stadium to comply with this requirement, the stadium's wheelchair locations must be proportionately distributed among each of the stadium's categories of seating. Thus, if half of the stadium's seats are in the lower level of the stadium, then approximately half of the wheelchair locations must be in that level as well. It is not acceptable to place a disproportionately large number of wheelchair locations in the stadium's highest seating levels. Designs for Temporary Seating. The Standards recognize that not every wheelchair location will be sold for every game. Wheelchair locations may be filled in with temporary, readily removable seats if they are not needed for wheelchair users. Before wheelchair locations can be replaced with other seating, however, all other seats in the stadium must first be sold. It is not permissible to sell a seat in a wheelchair location to someone who does not use a wheelchair if there are other seats still available, even if those other seats are not as desirable as the wheelchair seating location. One of the problems that has frequently arisen stems from a design in which several adjacent wheelchair locations are replaced by a platform or series of risers with multiple standard seats. This design can cause significant operational difficulties, as it prevents placing any readily removable standard seats in a wheelchair seating area whenever even one wheelchair user requests to sit in that area. It is not, of course, an acceptable alternative either to attempt to discourage wheelchair users from sitting in that area, or to "steer" them into areas where seats have already been purchased by other wheelchair users, or to conceal from wheelchair users who seek tickets that locations are available in wheelchair seating areas where no wheelchair users have yet purchased tickets. Thus, while this is not strictly a design problem, it is well worth considering carefully the design of the "readily removable" seating to be used in wheelchair areas. Accessibility of Private Suites. The Standards also set requirements for a new stadium's private suites. Because these suites fall within the Standards' definition of a common use space, every toilet room in every suite must be fully accessible. In addition, if the suites have fixed seating, then each must provide at least one wheelchair seating location and one companion seat. Finally, because there are accessible spaces and features within the suites, the Standards require that each of the suites must be on an accessible route, and accessible routes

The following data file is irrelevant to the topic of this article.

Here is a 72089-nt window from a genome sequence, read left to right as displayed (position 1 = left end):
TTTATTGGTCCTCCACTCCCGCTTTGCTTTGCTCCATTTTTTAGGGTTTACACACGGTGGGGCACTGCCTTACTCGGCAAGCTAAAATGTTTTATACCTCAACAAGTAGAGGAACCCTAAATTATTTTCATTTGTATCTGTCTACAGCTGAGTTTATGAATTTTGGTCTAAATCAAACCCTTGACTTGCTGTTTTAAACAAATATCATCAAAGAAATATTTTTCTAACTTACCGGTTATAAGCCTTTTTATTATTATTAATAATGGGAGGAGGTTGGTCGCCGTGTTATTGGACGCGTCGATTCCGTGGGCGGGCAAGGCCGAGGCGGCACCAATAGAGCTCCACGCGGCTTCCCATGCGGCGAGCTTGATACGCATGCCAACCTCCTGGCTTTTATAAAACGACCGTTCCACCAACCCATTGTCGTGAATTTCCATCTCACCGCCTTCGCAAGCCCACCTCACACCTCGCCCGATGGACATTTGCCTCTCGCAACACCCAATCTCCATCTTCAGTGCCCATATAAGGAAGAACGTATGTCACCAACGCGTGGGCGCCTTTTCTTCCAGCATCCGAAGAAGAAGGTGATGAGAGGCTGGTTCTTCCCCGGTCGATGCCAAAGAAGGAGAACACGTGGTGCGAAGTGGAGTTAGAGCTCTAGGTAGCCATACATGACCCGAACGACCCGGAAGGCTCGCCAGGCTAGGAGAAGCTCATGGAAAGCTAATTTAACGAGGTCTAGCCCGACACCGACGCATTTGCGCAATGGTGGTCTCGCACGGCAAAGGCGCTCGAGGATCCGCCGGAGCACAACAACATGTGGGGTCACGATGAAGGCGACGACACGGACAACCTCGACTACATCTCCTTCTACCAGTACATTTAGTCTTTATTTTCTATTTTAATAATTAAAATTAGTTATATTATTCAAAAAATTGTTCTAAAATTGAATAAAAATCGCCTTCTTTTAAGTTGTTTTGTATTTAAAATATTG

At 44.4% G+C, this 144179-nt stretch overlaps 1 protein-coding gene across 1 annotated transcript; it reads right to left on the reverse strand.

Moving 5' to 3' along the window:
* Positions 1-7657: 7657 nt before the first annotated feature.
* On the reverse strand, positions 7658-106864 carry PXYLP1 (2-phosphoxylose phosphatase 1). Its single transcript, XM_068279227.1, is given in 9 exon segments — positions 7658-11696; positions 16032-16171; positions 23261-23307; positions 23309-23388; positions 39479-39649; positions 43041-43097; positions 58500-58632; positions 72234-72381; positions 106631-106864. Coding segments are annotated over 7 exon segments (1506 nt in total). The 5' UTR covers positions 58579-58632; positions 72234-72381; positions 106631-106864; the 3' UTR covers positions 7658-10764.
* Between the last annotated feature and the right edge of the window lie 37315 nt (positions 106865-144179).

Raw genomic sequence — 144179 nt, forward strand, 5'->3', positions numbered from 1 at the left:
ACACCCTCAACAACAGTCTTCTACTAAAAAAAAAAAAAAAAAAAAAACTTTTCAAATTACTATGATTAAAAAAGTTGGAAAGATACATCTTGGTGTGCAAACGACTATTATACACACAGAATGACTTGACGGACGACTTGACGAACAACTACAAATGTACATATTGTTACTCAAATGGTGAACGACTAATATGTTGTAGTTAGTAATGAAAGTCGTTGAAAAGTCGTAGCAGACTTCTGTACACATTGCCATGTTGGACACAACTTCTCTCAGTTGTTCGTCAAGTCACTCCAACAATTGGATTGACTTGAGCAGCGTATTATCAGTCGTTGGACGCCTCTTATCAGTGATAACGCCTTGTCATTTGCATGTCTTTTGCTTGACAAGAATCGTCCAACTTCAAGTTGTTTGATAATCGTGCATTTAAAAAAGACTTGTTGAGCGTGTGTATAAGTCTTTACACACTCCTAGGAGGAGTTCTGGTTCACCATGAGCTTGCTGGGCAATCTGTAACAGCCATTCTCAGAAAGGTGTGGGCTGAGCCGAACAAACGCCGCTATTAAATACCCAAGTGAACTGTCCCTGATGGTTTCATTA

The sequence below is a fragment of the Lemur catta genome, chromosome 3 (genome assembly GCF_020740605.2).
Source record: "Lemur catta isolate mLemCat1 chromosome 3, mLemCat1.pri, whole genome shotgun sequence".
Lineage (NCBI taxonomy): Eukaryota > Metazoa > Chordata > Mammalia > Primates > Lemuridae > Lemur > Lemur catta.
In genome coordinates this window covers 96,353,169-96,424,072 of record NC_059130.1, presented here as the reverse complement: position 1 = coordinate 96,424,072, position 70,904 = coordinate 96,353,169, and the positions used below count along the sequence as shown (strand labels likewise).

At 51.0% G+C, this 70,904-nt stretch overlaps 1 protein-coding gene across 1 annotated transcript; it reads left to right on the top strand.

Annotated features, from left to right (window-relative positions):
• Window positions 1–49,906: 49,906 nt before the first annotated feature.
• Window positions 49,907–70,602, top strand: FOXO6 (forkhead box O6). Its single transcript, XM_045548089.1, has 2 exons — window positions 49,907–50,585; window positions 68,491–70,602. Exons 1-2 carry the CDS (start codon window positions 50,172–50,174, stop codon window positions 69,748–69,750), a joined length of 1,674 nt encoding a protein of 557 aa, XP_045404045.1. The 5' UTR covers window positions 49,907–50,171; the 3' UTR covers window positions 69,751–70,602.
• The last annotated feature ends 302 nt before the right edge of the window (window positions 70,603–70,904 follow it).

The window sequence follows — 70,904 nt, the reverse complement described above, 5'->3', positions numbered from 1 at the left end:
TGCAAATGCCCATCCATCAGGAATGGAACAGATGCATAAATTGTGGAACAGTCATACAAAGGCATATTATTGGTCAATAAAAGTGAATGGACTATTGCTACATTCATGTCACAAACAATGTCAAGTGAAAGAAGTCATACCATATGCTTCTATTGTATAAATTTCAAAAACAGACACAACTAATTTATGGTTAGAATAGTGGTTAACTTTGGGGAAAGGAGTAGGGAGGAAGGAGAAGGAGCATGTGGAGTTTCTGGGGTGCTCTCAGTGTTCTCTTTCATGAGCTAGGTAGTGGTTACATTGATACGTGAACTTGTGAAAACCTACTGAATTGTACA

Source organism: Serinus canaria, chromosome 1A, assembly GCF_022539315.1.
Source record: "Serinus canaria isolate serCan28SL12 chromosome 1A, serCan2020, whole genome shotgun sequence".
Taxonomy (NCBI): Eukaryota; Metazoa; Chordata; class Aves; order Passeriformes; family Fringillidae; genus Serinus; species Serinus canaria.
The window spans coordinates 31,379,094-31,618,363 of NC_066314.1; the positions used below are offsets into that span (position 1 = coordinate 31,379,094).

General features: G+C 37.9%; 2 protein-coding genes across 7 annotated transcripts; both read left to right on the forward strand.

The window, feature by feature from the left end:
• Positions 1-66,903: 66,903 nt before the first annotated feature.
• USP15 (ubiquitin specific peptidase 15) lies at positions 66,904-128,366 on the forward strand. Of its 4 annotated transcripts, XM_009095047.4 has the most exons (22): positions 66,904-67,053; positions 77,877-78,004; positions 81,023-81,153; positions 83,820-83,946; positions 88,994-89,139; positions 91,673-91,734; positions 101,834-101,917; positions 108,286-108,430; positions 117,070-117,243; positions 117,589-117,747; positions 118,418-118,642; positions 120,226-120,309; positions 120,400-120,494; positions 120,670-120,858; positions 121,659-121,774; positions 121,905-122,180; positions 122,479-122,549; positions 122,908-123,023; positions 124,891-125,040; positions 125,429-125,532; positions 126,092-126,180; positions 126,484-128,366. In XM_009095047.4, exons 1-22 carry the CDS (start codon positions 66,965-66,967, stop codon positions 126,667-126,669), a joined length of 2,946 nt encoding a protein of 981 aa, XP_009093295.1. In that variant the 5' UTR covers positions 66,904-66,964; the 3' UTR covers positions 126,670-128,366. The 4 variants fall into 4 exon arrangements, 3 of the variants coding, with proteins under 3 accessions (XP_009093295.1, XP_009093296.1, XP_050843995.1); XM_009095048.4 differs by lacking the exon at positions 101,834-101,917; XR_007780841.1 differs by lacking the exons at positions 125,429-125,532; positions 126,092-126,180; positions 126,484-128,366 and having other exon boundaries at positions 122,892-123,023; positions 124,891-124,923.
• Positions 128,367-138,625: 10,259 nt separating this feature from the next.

cannot include steps or stairs. Team Locker Rooms and Similar Areas. Because team locker rooms and shower areas also fall within the definition of a common use area, the requirement that all common use toilet and bathing facilities be accessible applies to team locker rooms. Moreover, the Standards specifically require that there be an accessible route connecting wheelchair seating areas with performing areas, including stages, arena floors, dressing rooms, locker rooms, and other spaces used by players and performers. Assistive Listening Systems. Given that new stadiums are frequently multi-purpose facilities that also host concerts, conventions, and other events, those developing these stadiums should be aware that the Standards require any facility in which audible communications are integral to the use of the space to have a permanently installed assistive listening system. * * * In addition to the four-page document entitled "Accessible Stadiums," I call your attention to the Department's recent settlement agreements with the organizers of the Olympic Games covering the new Olympic Stadium and other facilities constructed for that event. These facilities reflect practical design responses to many of the requirements of the Standards. You may review these documents on-line at the Department of Justice's World Wide Web site http://www.usdoj.gov/crt/ada/adahom1.htm. We are certain that Major League Baseball shares our commitment to ensuring that all of its stadiums are fully accessible to all baseball fans, and look forward to working together with your members to make their stadiums models of accessibility. I would urge you or your general counsel to contact John Wodatch, Chief of our Disability Rights Section, at 202-307-0663 at your convenience should you wish to schedule a mutually convenient time for us to meet and discuss these or other related ADA issues. Sincerely,

Deval L. Patrick

Assistant Attorney General Civil Rights Division Enclosure